1657-1664: Karl Talken Goes Crazy
In the months following his brother's death, Syndic Karl Talken started to leave the everyday administration of Brunswick to his advisors. He was losing interest in everything except for the goals August had died trying to reach - spreading the Catholic faith and increasing Brunswicker power. The latter part of his reign would be the most expansionist and most zealous era in the nation's history.
After contemplating his next move for some months, Talken decided to strike at Yaroslavl. Many thought that the small nation was indebted to Brunswick after her liberation, and the Syndic therefore sought to vassalize it.
The war itself was a simple matter. Sweden, the only notable enemy nation, signed peace in exchange for status quo within months, and Yaroslavl's ruler pledged his allegiance to Talken in March 1658. As part of the agreement, he converted to the Catholic faith and strived to have his people do the same.
The next month, Smolensk was forced to start following the True Faith as well.
Next, the angered Syndic suggested a war against Krakow for similar reasons. Some in the army were worried by these aggressive developments, but Talken made sure they were reassigned to positions where they had no say in the matter. While the Syndic made sure that the new positions were reasonably good, not everyone was pleased with the changes.
Still, Talken had got what he wanted, and war was declared on Krakow in June. As the tiny nation had no allies, their subjugation only took a month.
But Talken wasn't satisfied. He had his eyes on Fyn, one of the Danish islands where his family had a claim. Displaying his lost sense of proportion, he commissioned a new twenty ship fleet of modern two-decked battleships for the conflict despite the fact that Denmark wouldn't stand a chance against the ships that Brunswick already had.
War was declared in September, with Denmark's allies deserting them. Denmark could only muster token resistance, and when Copenhagen fell in January 1659, Talken successfully negotiated a peace deal that saw Fyn ceded to Brunswick.
Karl Talken might have been a brooding man at this stage of his life, but he knew Brunswick's traditions as well as anyone. With no more proper claims on his neighbors, he saw no choice but to stop his expansionist ways for now. Increasing the nation's power wasn't currently possible, but spreading Catholicism still was. The normally meager conversion efforts were essentially doubled inside the nation.
After two years of anger and sorrow, Talken didn't seem like a good candidate for re-election: most voters supported a more cautious approach much like the one Brunswick had followed for the past centuries. However, surprisingly many people worried for the Syndic as ruling the nation was all he had left. Reluctant to take that away from the suffering man and confident that his advisors could keep the domestic matters in good shape like they had for the past two years, the voters narrowly kept Talken in his position in the December election.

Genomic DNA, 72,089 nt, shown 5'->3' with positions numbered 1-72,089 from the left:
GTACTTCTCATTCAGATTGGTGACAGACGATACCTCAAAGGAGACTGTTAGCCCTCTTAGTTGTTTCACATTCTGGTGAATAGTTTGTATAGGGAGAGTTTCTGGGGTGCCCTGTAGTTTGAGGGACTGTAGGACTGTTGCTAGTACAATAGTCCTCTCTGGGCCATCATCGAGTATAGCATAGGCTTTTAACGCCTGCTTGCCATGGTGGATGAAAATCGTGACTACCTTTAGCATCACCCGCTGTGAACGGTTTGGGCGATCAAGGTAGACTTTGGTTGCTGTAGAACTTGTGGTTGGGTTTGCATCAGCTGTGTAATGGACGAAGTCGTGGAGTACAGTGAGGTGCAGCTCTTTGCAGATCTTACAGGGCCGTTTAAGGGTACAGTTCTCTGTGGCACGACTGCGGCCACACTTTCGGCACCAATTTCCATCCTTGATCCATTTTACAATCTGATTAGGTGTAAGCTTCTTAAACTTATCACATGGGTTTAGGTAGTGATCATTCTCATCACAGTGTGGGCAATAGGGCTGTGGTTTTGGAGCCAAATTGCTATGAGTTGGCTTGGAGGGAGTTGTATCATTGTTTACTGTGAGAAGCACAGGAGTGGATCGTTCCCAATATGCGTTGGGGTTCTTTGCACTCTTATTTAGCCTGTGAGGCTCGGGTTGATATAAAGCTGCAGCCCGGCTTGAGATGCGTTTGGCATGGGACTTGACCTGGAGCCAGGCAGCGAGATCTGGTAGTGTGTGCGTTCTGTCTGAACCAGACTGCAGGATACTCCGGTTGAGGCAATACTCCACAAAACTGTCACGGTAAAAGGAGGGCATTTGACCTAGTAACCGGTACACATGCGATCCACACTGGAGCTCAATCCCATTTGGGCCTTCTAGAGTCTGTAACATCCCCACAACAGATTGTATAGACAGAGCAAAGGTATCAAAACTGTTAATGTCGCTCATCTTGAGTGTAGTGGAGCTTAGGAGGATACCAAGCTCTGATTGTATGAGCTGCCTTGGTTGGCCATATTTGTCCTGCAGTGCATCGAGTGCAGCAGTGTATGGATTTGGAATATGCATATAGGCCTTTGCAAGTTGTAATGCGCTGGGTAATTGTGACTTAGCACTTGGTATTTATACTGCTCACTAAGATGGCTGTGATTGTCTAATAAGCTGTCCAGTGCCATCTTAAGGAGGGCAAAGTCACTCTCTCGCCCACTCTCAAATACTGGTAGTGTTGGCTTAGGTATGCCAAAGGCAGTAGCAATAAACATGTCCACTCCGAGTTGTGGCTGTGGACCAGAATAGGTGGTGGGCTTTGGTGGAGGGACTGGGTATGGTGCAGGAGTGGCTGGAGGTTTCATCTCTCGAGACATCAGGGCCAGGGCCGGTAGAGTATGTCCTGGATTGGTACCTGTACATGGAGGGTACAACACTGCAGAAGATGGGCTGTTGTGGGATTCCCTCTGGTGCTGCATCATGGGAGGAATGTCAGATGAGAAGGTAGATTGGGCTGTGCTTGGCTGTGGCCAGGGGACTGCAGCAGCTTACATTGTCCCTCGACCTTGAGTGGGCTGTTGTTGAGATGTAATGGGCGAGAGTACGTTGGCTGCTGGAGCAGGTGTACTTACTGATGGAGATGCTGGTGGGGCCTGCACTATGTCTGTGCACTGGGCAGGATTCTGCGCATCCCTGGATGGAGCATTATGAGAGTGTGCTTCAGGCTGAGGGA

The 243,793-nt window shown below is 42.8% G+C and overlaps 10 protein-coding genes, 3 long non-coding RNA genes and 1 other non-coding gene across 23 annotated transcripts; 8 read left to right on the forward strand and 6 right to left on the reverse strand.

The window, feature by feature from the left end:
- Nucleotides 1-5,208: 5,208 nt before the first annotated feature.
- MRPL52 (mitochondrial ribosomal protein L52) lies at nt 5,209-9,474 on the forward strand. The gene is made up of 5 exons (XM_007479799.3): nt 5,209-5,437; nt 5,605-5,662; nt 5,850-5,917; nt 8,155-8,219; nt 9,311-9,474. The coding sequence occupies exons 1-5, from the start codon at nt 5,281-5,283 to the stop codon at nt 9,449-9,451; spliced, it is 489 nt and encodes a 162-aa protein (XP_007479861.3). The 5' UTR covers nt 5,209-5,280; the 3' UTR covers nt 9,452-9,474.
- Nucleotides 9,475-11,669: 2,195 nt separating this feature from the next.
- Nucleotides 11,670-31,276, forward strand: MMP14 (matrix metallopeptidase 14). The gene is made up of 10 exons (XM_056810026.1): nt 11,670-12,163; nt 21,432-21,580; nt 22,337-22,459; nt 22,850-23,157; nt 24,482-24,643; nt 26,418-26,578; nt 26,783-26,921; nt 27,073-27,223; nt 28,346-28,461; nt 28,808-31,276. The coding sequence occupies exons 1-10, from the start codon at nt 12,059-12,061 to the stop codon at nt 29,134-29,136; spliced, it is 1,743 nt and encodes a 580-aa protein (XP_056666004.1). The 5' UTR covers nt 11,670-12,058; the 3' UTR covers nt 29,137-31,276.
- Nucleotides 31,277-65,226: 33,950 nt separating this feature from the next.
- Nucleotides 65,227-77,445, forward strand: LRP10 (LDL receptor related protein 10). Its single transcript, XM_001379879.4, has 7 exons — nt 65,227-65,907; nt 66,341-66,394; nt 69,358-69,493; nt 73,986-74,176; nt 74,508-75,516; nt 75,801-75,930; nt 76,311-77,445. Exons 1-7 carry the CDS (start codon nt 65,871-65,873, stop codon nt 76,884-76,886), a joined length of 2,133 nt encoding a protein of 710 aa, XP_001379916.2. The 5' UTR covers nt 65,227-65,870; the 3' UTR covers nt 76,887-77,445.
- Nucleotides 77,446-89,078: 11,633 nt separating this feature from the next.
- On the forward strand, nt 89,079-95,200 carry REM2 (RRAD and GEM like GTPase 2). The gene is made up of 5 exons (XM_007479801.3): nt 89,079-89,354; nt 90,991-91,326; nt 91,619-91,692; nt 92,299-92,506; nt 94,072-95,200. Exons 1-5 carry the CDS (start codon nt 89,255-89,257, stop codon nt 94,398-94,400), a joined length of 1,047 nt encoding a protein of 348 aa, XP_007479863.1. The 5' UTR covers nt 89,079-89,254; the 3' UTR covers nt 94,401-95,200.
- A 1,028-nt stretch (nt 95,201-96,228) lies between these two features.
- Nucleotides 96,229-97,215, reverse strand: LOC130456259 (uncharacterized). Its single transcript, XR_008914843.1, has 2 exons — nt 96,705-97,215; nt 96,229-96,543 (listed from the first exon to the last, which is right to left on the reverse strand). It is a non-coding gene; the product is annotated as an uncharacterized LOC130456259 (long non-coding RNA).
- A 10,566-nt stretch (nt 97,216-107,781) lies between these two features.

As the new twodeckers were finished, Heinrich Ferdinand Wassman was hired to continue his father's legacy as the admiral of the Brunswicker fleet.
1660 had an interesting beginning as Grodno and Vilna defected from Bohemia to Lithuania.
However, it was not Lithuania that Talken decided to target as something even better came up. According to the Brunswicker Cartographers' Guild, Danzig should have been a part of the lands Brunswick claimed from the Ottomans earlier.
After the recent passing of general Brach, no-one was available to lead Brunswick's army in the upcoming conflict. The supremely talented Heinrich Lindemann was promoted to take the role.
War was declared in September, and the Teutonic Order was annexed a month later. Apart from the Jylland peninsula, Brunswick controlled the coastline from Vlaanderen to Estland.
The province of Danzig was incredibly prosperous, especially after the administration worked on bringing the local farming techniques up to Brunswicker standards.
The conversion of Kalisz in December signaled the beginning of a time where Catholicism spread faster inside the nation. Sieradz followed suit in September 1663 after a quiet couple of years in Brunswick's history. Talken appeared to have calmed down.
Everything being silent in Brunswick didn't mean that it was the case for the rest of the world however. Perhaps the most interesting development was the Golden Horde's victorious war against Denmark that led to the Horde's expansion into Scandinavia.
This time the Syndic had an easier time winning the December election: he had seemed more stable, and the country was in great shape. But the peaceful conduct might have been only an election ploy. As soon as his position was secure, he sought to smite the heretic Bohemians, looking to conquer the Catholic province of Ratibor.
The inhabitants seemed to be fine with the proposition of joining not only a Catholic nation but also their Silesian brethren in Breslau.
The Bohemian king was understandably less enthusiastic, so he had to be persuaded by force.
Newly promoted general Julius Hehn would take care of Bohemian ally Liege, while Lindemann was sent to Bohemia. The gifted general made sure that even the largest Bohemian army was eliminated with minimal casualties.
Liege paid cash for peace in February 1664, and by the late month the western part of Bohemia had fallen. Peace was signed, with Bohemia giving up Ratibor and Poland gaining its independence in Volhynia and Lublin.
Brunswick had yet again grown in size at the expense of the Bohemians. But nobody knew what the loose cannon in the Syndic's office would do next.